Director's Voice Blog

In the monthly Director’s Voice Blog, OBSSR Director William T. Riley, Ph.D., discusses timely topics related to behavioral and social sciences research (BSSR). Subscribe to receive updates from OBSSR Director William T. Riley, Ph.D.

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Considering Others When Considering Getting Vaccinated for COVID-19

Together we came close (67%) but failed to achieve the President’s goal of 70 percent of Americans receiving their first COVID vaccination by Independence Day. Together we must continue to help as many people get vaccinated as can be vaccinated, not only for our own sake but for the sake of others as well. To illustrate how getting vaccinated helps others, I want to share a personal story.

Two and half years ago, after a serious bout of pneumonia, my wife was diagnosed with leukemia. After inpatient and outpatient chemotherapy, she received a bone marrow transplant. We are among the fortunate - her bone marrow transplant was successful, and she is now in remission - but during the many months of treatment, her body was unable to fight infections. Interestingly, the process of replacing her bone marrow also resulted in her immune system starting anew with no built-up immunity from prior infections or from prior vaccinations. Therefore, just like a newborn, over the past couple of years she has needed to get revaccinated for polio, chicken pox, measles, and other infectious diseases. It was only a couple of months ago that she was finally able to receive the MMR vaccine, normally given to 12-to 15-month old’s, to protect her from measles, mumps, and rubella. During the time she was unvaccinated and susceptible to these many serious and life-threatening illnesses, she practiced the social distancing, facemask wearing, and handwashing and surface cleaning behaviors that we all learned to do during the pandemic. And we were thankful for the many people who helped protect her from getting infected by being vaccinated against these many infectious diseases until she could get vaccinated herself.

My wife and I often talk about of how much more difficult her treatment experience would have been during the COVID pandemic. A small measles outbreak during her treatment was frightening to us; I can’t imagine what it is like for the over 10 million people in the U.S. who are immunocompromised and have had to protect themselves during the COVID pandemic. They depend on all of us to help protect them by getting vaccinated for COVID. None of us would ever knowingly expose someone to COVID, but as we have learned, we can be asymptomatic but be infected with the virus and spread it to others easily. Even if you believe that COVID is not a big deal for you and are willing to take the chance with yourself, it is a big deal for an immunocompromised person for whom getting COVID is serious and potentially fatal. You don’t know my wife, but chances are that you know someone in your social circle, someone you care about, who is immunocompromised and depends on you to help protect them from COVID infection.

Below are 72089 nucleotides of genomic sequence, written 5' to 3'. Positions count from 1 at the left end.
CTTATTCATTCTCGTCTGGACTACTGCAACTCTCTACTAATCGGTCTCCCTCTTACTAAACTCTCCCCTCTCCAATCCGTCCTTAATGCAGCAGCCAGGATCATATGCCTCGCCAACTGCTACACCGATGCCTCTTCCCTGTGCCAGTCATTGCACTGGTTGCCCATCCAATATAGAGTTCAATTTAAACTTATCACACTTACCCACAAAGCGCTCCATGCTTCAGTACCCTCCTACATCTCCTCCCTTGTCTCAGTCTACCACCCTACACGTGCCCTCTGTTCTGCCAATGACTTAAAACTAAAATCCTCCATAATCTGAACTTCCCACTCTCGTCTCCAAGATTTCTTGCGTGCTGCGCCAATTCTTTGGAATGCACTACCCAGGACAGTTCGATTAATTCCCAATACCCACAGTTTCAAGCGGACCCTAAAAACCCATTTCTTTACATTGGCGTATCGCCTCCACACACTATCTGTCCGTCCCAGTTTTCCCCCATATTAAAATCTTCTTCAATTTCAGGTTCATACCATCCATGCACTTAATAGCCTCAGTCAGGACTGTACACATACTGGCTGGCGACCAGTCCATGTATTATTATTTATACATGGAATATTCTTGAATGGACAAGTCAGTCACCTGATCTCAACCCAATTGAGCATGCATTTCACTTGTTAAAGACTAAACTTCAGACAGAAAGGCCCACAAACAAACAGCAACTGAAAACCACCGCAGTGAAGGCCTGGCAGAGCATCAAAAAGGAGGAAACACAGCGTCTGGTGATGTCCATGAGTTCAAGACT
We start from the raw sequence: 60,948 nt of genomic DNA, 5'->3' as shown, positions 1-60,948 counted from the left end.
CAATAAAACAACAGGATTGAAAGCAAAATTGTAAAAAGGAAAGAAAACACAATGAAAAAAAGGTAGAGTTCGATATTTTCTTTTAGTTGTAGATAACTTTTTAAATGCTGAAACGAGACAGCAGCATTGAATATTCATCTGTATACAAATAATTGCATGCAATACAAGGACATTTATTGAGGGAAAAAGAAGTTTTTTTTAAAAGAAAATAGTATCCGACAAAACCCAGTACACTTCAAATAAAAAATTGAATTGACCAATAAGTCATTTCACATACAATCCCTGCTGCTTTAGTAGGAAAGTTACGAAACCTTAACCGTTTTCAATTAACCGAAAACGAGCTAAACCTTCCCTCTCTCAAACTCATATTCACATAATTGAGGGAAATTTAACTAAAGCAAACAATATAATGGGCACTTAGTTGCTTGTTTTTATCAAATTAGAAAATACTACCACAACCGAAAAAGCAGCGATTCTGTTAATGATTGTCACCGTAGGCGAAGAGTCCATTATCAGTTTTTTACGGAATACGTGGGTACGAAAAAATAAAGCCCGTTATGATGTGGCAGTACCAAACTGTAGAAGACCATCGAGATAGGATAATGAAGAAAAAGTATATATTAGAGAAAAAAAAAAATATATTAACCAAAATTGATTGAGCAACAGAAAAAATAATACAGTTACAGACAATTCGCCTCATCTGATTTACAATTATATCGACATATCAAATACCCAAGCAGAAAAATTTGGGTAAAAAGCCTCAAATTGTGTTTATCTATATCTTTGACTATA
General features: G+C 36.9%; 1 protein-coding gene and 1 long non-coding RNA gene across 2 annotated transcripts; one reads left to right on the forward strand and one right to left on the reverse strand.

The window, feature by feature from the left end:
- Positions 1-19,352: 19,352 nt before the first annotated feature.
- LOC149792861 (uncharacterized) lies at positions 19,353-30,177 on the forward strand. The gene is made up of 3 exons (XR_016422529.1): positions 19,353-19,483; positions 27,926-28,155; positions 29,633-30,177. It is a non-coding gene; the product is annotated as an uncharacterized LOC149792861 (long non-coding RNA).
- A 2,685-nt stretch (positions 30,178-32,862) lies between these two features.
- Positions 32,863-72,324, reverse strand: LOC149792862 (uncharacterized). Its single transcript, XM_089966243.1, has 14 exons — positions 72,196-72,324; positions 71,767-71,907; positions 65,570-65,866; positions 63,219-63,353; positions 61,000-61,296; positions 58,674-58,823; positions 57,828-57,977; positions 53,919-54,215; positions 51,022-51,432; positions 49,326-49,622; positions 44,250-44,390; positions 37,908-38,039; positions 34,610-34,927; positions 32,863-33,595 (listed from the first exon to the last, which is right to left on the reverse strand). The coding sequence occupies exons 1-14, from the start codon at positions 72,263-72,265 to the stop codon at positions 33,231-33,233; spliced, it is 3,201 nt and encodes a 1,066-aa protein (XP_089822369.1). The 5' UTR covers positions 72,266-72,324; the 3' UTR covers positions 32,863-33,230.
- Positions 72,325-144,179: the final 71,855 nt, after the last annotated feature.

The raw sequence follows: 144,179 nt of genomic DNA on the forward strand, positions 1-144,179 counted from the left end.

There are many personal reasons to get vaccinated – the vaccines for COVID are very effective and their risks are minimal, much less than from getting COVID itself. With infection and hospitalization rates decreasing dramatically in much of the country, you may feel that COVID is something you are less likely to get and less serious if you get it, but recent data show that our success beating COVID has been primarily among the vaccinated and that among the unvaccinated, rates of hospitalization and death have not decreased over the past few months. Approximately 300 people still die each day from COVID, and nearly all COVID deaths are among the unvaccinated. There are many personal reasons to get vaccinated, but if not for you, then consider doing it for those around you. In addition to protecting the immunocompromised and those unable to get vaccinated themselves, getting vaccinated also keeps you from being the breeding ground for new variants of COVID that may be more difficult to control.

As a country, we value our individual freedom, but we also know the value of cooperation. Numerous Nobel laureates, including John Nash whose life was chronicled in “A Beautiful Mind”, have advanced our understanding of how and in what ways we do what is best, not just for ourselves but cooperatively for others as well. July 4th is not a celebration of our individual freedom; it is a celebration of a collective freedom from tyranny and oppression, a freedom that some Americans continue to fight for to this day. As you weigh the risks and benefits of COVID vaccination, consider the benefits that extend beyond yourself to the many millions of people like my wife, including some you probably know, who depend on the rest of us to help protect them from COVID. Our collective freedom from this pandemic depends on us considering others as well as ourselves.